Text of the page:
28 Jul 2014 • BLOG - News
How to Measure the Performance of Your Transactional Emails?
28 Jul 2014
To measure a newsletter’s performance and compare it to previous campaigns is clearly a beneficial practice. On the other hand, broaching the subject in regards to transaction emails is…less obvious.
This is less evident because transactional emails are typically sent from a system that does not support tracking (CMS or others). But also, it often stems from a lack of interest, as no one concerns themselves with their performance.
Nevertheless, by measuring the effectiveness of your transactions, it is possible to optimize your transactional emails and generate additional sales. If optimization is a topic for another article, let us consider the different measurement points for transactional emails.
- Number of emails sent: Much more than a newsletter, the number of emails sent is an indispensible metric since it depends on the number of transactions generated. This is a key indicator of the level of activity of your business.
- Opening rate: This is the most obvious measure when it comes to confirmation emails. But beware, the opening rate is measured only when the images are displayed in the email. The results shown are consistently below the actual number.
- Click rate: Depending on the type of transaction analyzed, the click rate will be very different. It is interesting to categorize the different types of links in order to distinguish the clicks related to the transaction, clicks for promotions and clicks for product recommendations. In this way, you can distinguish the performance of your different calls-to-action.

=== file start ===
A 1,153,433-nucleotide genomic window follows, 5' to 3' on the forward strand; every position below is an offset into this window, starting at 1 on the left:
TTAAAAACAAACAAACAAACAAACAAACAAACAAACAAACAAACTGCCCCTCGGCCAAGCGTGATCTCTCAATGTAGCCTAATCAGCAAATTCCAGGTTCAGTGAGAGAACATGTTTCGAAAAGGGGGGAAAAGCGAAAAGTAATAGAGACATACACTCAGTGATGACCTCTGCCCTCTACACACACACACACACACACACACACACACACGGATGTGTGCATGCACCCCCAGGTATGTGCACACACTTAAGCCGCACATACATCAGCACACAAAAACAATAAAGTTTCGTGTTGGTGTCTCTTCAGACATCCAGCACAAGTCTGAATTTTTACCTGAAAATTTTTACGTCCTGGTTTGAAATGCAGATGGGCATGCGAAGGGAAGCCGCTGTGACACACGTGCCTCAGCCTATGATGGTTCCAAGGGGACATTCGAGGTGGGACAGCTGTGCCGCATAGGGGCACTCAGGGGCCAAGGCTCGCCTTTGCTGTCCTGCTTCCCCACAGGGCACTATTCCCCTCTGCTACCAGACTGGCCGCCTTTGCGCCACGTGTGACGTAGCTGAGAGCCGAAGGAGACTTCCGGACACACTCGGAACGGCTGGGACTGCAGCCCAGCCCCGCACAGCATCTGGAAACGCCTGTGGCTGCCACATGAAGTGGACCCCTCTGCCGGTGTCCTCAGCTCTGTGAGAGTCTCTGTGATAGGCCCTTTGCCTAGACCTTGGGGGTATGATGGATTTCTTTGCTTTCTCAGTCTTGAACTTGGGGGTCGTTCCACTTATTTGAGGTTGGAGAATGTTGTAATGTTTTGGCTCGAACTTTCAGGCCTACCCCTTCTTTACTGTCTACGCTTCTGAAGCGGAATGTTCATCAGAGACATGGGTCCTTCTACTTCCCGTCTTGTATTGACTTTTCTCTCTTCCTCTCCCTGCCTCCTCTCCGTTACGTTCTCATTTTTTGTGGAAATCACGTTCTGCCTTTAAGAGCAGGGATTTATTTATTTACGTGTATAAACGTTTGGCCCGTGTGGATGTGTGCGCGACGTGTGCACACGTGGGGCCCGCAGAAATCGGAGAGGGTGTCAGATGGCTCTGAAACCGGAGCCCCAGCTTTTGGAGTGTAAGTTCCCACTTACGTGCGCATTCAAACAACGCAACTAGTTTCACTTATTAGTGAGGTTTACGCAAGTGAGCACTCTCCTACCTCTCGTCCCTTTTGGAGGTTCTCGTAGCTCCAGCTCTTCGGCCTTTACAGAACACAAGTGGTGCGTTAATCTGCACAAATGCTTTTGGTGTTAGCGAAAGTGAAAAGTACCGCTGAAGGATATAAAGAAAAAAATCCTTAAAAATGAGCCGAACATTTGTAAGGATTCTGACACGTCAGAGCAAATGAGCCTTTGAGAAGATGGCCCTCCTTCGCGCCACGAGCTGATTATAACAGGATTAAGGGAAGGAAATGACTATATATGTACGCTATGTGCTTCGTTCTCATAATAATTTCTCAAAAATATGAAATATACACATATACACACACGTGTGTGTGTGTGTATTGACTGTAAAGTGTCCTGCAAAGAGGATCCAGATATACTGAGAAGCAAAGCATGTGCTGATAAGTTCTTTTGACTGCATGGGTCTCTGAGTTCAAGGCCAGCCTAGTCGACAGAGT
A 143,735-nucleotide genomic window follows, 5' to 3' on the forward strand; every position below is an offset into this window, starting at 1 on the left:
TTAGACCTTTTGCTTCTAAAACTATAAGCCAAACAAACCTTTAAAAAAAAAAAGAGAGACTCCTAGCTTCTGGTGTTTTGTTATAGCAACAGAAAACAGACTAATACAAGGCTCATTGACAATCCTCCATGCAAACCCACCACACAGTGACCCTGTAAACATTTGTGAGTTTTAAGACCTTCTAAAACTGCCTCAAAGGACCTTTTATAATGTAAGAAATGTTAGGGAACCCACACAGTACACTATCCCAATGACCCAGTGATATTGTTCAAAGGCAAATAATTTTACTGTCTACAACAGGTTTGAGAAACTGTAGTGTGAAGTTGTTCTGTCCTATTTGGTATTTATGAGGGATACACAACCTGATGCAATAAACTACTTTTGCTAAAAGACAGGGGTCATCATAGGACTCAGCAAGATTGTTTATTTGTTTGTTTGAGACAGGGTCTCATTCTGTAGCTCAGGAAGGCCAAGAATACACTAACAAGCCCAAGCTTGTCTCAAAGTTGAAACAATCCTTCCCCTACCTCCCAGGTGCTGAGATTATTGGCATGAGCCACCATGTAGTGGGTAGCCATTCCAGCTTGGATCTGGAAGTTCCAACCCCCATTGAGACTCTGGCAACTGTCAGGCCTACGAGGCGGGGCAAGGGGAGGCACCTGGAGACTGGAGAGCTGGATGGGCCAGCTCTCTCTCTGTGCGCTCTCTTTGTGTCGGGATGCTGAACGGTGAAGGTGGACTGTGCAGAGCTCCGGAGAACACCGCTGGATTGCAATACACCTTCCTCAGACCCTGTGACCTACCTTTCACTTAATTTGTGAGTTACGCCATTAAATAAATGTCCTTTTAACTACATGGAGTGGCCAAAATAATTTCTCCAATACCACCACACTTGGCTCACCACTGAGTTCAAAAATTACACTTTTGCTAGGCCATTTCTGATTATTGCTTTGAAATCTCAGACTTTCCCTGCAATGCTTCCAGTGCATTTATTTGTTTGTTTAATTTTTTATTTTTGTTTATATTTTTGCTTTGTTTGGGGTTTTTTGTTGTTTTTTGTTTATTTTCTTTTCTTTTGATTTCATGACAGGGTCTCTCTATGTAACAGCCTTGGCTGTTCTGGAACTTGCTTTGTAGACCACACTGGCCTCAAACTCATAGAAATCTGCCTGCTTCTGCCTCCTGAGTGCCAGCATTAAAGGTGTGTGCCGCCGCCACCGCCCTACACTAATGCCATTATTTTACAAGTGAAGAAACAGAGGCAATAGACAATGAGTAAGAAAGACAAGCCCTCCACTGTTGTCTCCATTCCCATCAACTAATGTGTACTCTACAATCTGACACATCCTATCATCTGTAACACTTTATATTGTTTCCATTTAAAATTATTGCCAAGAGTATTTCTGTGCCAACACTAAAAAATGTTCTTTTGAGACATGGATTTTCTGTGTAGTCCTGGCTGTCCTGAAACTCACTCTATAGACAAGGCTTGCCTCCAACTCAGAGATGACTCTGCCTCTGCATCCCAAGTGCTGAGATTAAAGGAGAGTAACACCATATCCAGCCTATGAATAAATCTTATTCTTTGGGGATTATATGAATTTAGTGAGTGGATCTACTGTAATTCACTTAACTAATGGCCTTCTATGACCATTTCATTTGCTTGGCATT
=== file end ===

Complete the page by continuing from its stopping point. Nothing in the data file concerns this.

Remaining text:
- Return on investment: This is a measure that is very rarely done with transactional email. And yet, if you add value to them with recommendations or promotions, it is essential to evaluate their performances.
As we have seen, the different measuring points for transactional emails are the same as those used for analyzing marketing emails. When you send a newsletter, you are able to view the results after a week. For transactional emails, it’s very different. Indeed, as they are sent continuously, it is difficult to draw definitive conclusions based on the results. The analysis should be done on a different basis.
It is particularly interesting to study the seasonality of transactional email to detect factors influencing the analyzed results. To analyze this seasonality, it may be beneficial to visualize the results on a graph aggregating data each week. This weekly data will then be compared to various factors that can influence campaign performances (specific actions, vacation, holidays…).
In conclusion, the main focus of statistical analysis of transactional emails lies in the performance variations between different types of emails and the level of response (opens, clicks…), but also across a period of time.